The Downsides of Cheesing

Hey folks,

I’m brownbear. Today I’d like to discuss the downsides of cheesing. This is in response to a couple tweets from Liquid_MaNa, a professional Protoss player:

(If you’re interested in the upsides of cheesing, I previously wrote about them here).

The Goal of Computer Games

Games are an experiential medium. Their success or failure hinges on whether they successfully convey the intended experience to the intended target audience. How a game feels is just as important as what a game is.

Here’s a few examples. The Order: 1886 was technically brilliant and heavily promoted, but nonetheless failed spectacularly because of how it felt to play. Banjo-Kazooie: Nuts and Bolts was an incredible game, but generated lots of backlash by delivering an experience far different from what fans expected of the franchise. Dark Souls 3 was an all-around brilliant title, but its place as the fifth iteration in the series left fans wanting for the “magic” of a first or second Souls playthrough.

A good development team can produce a good game with a good business plan, but these things only matter if players enjoy the delivered experience. Anytime I start a new playthrough of Dark Souls, I pencil in a couple hours just to get DSFix and other fix-up mods working properly – a tedious process I’m willing to do for exactly zero other games. But because the Dark Souls experience is so good, myself and three million other people put up with it – sometimes we even defend it.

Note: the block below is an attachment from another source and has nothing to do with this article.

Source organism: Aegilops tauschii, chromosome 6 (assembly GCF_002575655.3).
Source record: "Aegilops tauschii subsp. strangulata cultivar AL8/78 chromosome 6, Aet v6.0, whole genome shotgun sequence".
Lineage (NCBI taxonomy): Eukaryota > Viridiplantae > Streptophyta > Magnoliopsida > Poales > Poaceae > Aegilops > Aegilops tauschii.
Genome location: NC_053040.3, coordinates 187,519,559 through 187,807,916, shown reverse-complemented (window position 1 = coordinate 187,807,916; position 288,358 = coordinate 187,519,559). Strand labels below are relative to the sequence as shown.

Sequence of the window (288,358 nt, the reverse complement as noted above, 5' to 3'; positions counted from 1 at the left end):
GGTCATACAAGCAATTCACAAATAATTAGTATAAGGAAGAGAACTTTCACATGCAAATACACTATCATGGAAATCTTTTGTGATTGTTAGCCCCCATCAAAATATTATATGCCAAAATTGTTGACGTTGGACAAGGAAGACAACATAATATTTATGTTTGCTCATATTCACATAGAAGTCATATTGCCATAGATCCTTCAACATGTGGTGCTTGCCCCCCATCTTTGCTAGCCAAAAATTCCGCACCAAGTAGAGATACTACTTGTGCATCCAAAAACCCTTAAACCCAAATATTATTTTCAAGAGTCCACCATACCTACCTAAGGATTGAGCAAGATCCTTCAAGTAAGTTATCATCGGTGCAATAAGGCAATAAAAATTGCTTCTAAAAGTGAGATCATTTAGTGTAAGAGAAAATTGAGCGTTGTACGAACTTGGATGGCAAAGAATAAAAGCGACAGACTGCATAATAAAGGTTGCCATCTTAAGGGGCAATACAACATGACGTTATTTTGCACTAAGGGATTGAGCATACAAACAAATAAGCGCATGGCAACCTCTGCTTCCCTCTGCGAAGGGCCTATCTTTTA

What I’m trying to say is that it’s really important to distinguish what a game is in theory – the merits of its engineering, the reach of its marketing, and so on – and what a game is in practice – how it feels to actually play it. Cheesing is a really good example. Like I mentioned earlier, cheesing is a common sense inclusion from the perspective of strategic theorycrafting. It prevents greedy play and enables genuine creativity and diversity in the mid-game. But practically speaking, it can feel really crappy to get cheesed, making it something of a necessary evil.

The StarCraft II Experience

Playing competitive StarCraft means doing two things – figuring out what to do (strategy) and executing it well (real-time). The better you get, the more fine-grained your choices and responses tend to be. A professional like MaNa will scout for specific kinds of information – hatch timings, gas collected, army movements, etc – and respond with precision – build this unit, cancel that expansion, construct this building.

Lower-level players are not so exact. They think of the game in terms of “more” and “less”:

“Ah, I scouted an earlier-than-expected expansion. Let me build more military to put on some pressure.”

“Ah, his army composition contains lots of Zerglings early in the game. Let me build fewer workers so that I have resources to build a big army.”

Understanding the game in this general way is part of the reason lower-level players reside in the lower-leagues. And that’s perfectly OK, in fact it’s great. It’s a big part of why playing and improving at the game is so satisfying. It feels really damn good to react properly to a build that used to give you trouble, or to learn about the different subtleties within one’s build order. The improvement process is marginal, it’s incremental, it’s well-paced, and it’s satisfying.